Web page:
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How to improve your public speaking


Most business owners will find they need to present in front of a group of strangers at one point or another. Doing so effectively can ensure you’re remembered for the right reasons.

Speaking in front of an audience is a highly effective marketing tool. A dynamic presentation, delivered articulately and authentically, builds a connection based on knowledge and trust between the speaker and the audience.

If you have little experience in public speaking and presenting, though, it can be easier said than done.

We provide some tips to help you craft and deliver a presentation that is memorable for the right reasons – full of energy and passion, and with you feeling relaxed enough to enjoy the authentic connection built with your audience, and the potential business relationships that may develop afterwards.


Define your outcome and consider the core message you wish to share. Is your content relevant to your audience? What will they gain? Can they learn from you and, perhaps later, act on your advice? Will it inspire them? Is the purpose of your presentation to help to grow awareness of your business or brand, and can you demonstrate how your product or service will solve their problem? 

Defining your intentions and the value you will provide to your audience in advance will help shape your content.


Before spending time creating PowerPoint slides, ask yourself if they are actually necessary. Would you be able to connect better with your audience by keeping it simple and maintaining eye contact throughout? 

If you do want to use slides, choose your images, graphics and wording with care and creativity. Do not over-complicate and remember that less is more. Allow your presentation space to breathe, and give the audience time to think and digest. Slides can provide an excellent visual illustration to underline what you are saying, but they can also be a distraction, and sometimes dilute the personal connection you are building with your audience.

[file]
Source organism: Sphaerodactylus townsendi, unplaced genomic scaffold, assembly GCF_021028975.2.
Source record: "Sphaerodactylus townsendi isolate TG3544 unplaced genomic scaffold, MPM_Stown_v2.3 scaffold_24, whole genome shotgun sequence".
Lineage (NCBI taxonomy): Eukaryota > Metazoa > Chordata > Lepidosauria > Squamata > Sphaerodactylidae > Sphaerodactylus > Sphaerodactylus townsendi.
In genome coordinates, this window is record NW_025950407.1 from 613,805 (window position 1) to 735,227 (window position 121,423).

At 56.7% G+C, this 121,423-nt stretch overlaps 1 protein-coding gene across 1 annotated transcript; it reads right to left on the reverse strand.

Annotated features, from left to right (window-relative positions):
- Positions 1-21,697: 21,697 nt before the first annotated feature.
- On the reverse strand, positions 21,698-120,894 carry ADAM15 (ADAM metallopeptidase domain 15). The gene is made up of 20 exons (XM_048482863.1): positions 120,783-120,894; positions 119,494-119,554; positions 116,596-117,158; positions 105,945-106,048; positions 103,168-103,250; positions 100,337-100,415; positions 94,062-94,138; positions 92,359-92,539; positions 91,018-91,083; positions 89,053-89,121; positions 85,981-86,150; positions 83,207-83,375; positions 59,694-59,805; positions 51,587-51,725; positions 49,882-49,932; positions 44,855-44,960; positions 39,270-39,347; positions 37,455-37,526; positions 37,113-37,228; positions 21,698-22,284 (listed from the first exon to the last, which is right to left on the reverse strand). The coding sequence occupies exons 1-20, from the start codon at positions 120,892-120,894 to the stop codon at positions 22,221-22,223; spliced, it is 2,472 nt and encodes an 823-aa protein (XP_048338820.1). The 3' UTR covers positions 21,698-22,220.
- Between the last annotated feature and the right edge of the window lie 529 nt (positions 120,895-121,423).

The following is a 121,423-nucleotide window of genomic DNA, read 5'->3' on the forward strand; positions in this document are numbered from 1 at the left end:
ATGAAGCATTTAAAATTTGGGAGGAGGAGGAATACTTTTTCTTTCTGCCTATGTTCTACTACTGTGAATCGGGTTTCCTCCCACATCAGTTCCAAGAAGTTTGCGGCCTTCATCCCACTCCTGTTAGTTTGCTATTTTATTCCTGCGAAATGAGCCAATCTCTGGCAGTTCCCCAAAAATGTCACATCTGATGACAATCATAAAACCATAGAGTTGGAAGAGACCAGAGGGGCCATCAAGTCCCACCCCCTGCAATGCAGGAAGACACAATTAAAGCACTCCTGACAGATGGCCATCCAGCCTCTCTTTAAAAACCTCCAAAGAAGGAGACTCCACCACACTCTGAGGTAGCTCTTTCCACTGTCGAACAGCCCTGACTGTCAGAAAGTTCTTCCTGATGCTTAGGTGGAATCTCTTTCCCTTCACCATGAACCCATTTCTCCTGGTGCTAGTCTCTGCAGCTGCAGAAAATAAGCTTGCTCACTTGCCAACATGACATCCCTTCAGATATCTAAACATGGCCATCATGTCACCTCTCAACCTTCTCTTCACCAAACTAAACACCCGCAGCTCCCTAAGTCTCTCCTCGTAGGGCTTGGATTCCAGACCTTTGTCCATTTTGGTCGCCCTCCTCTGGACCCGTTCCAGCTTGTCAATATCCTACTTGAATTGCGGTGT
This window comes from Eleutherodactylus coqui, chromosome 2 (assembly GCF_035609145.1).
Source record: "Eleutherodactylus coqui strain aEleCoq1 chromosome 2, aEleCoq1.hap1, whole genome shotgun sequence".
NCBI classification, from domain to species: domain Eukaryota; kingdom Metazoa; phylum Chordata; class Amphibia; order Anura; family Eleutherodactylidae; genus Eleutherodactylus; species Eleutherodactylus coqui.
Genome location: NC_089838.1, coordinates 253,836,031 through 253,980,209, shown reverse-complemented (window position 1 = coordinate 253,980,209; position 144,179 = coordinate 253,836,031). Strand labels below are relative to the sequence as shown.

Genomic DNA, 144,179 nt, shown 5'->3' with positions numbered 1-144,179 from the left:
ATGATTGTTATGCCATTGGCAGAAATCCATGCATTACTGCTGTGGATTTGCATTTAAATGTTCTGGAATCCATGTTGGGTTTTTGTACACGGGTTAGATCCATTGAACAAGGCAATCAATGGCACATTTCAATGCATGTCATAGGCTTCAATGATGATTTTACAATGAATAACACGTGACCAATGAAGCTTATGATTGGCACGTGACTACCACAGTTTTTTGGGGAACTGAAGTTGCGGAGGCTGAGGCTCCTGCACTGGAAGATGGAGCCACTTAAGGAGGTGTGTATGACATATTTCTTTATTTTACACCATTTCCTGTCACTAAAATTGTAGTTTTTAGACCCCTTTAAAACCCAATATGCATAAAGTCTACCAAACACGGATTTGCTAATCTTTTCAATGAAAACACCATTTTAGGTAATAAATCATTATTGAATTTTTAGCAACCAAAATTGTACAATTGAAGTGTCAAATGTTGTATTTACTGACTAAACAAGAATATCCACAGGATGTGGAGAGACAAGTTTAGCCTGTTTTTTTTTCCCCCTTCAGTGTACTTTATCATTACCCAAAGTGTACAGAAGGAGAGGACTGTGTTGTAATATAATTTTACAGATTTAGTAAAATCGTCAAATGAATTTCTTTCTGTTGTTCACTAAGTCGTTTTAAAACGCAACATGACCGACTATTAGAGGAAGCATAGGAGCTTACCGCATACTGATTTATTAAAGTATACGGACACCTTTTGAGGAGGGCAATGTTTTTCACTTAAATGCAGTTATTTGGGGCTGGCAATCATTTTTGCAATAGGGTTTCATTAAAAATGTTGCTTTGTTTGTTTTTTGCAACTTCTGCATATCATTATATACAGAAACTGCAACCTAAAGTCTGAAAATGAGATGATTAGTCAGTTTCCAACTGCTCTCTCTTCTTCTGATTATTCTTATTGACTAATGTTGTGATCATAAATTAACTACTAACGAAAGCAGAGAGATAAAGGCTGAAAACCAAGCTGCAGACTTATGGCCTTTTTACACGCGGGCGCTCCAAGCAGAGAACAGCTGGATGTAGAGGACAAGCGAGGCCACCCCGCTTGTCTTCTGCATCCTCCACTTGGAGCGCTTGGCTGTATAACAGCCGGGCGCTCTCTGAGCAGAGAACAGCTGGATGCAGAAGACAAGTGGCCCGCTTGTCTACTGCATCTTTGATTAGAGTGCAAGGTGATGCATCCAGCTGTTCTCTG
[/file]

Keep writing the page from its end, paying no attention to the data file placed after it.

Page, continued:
It is crucial to stick to the allotted time. You will only achieve this with practice, running through your presentation many times before you deliver it. Time yourself. If you are running over, don’t be tempted to speak faster – trim the content. 

A presentation will take longer to deliver in a live setting than when practising at home, so allow yourself two or three minutes to spare. 

When you practise, stand up, energise your words, use your body and facial expressions. Imagine the audience is in front of you. If you are using slides, be aware that they are not there to prompt you – you need to be totally familiar with your content. If possible, ask a friend to watch you and give feedback.


Your presenting voice should be louder than it is in regular conversation. Warm it up using vocal exercises and tongue-twisters. 

A good speaker should be relaxed, so loosen up, stretch, shake your limbs out, discharge the adrenaline running around your system. Do some deep breathing.

Have a glass of water nearby – taking a sip or two during the presentation can give you a moment to gather your thoughts and briefly look at your notes. Smile where appropriate and make eye contact. Show your passion – enthusiasm is contagious.

Aly Harrold is a public speaking coach